Author Topic: History in Pictures  (Read 4171 times)

Offline Vetus Ordo

  • St. Joseph's Workbench
  • Feldwebel
  • ***
  • Posts: 2507
  • Thanked: 1992 times
  • Religion: The Way
Re: History in Pictures
« Reply #90 on: August 25, 2019, 09:30:10 PM »
The Deadly Slap







It was used when a soldier lost/dropped his weapon and was in close combat with the enemy. It could be done with both sides of the hand and it was able to stupefy, and even kill a recipient. It was also used to stop horses. The ‘slap’ technique was developed in time. Soldiers that made up the front lines, azab soldiers, used to train by slapping oiled marble hundreds of time every day, and as a result they had very strong hands and arms. The best “slappers” were usually the Başıbozuk soldiers, which were irregular military made of volunteering men. The word literally means irregular, but it also has a connotation like “mad”.

It says, the slap was placed upon any side of the face or on the neck, without bending the elbows or the wrists and using the strength of shoulders. It could also be aimed directly upon the face, placing the palm of the hand on the nose. Thus, the skull would break between the eye sockets and stab the brain, causing death. Even when the slap was placed upon the sides of the face, it could break the recipient’s neck by its speed and force and cause death.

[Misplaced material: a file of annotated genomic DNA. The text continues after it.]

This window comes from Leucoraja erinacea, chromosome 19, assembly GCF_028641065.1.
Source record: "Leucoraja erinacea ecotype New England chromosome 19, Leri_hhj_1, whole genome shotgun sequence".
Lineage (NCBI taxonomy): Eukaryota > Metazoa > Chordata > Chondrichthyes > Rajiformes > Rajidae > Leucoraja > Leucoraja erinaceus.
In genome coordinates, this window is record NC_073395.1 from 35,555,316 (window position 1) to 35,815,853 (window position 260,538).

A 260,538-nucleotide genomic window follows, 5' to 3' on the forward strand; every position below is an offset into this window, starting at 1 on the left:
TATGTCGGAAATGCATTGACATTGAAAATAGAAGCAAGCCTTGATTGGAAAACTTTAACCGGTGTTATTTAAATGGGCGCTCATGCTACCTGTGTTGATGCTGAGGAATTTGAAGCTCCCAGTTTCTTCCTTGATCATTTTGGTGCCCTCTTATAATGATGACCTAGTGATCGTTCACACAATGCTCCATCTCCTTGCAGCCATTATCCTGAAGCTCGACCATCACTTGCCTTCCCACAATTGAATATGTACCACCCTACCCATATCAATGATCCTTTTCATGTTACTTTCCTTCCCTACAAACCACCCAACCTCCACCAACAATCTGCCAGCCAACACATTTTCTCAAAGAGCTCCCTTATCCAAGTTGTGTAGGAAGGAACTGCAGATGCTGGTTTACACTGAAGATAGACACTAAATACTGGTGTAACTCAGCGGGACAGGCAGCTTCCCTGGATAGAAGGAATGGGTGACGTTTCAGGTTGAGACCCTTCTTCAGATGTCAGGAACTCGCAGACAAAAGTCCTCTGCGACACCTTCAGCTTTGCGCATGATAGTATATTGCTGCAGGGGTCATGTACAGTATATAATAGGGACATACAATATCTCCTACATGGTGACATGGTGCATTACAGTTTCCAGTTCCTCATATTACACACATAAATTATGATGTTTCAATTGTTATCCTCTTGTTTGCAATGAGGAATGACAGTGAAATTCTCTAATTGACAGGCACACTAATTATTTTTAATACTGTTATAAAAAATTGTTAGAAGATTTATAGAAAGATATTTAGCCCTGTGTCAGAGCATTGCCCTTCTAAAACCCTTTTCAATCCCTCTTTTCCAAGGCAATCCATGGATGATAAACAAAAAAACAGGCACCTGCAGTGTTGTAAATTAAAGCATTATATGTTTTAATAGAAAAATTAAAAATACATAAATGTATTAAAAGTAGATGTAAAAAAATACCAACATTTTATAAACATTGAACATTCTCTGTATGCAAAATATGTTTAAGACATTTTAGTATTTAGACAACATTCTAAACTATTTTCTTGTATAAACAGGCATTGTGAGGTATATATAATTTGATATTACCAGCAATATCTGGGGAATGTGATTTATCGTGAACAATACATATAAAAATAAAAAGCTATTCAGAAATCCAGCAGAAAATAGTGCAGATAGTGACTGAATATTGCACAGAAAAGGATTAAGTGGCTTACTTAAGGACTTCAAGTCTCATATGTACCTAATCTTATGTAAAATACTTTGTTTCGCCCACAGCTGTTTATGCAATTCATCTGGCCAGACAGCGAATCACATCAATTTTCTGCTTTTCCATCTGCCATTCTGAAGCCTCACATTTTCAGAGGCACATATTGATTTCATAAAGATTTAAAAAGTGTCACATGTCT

DISPOSE OUR DAYS IN THY PEACE, AND COMMAND US TO BE DELIVERED FROM ETERNAL DAMNATION, AND TO BE NUMBERED IN THE FLOCK OF THINE ELECT.
 
The following users thanked this post: Padraig, Fleur-de-Lys

Offline Vetus Ordo

  • St. Joseph's Workbench
  • Feldwebel
  • ***
  • Posts: 2507
  • Thanked: 1992 times
  • Religion: The Way
Re: History in Pictures
« Reply #91 on: September 05, 2019, 05:15:24 PM »
The martyrdom of Father Pinot: The martyr priest Noel Pinot executed in the guillotine for being a priest refractory to the revolution. He went up to the scaffold carrying the sacred ornaments, since he had been caught in a hidden celebration of the Mass for the faithful Catholics ... His climb to the scaffold was to continue and consummate the Mass:

Introibo ad altare Dei, ad Deum qui laetificat juventutem meam…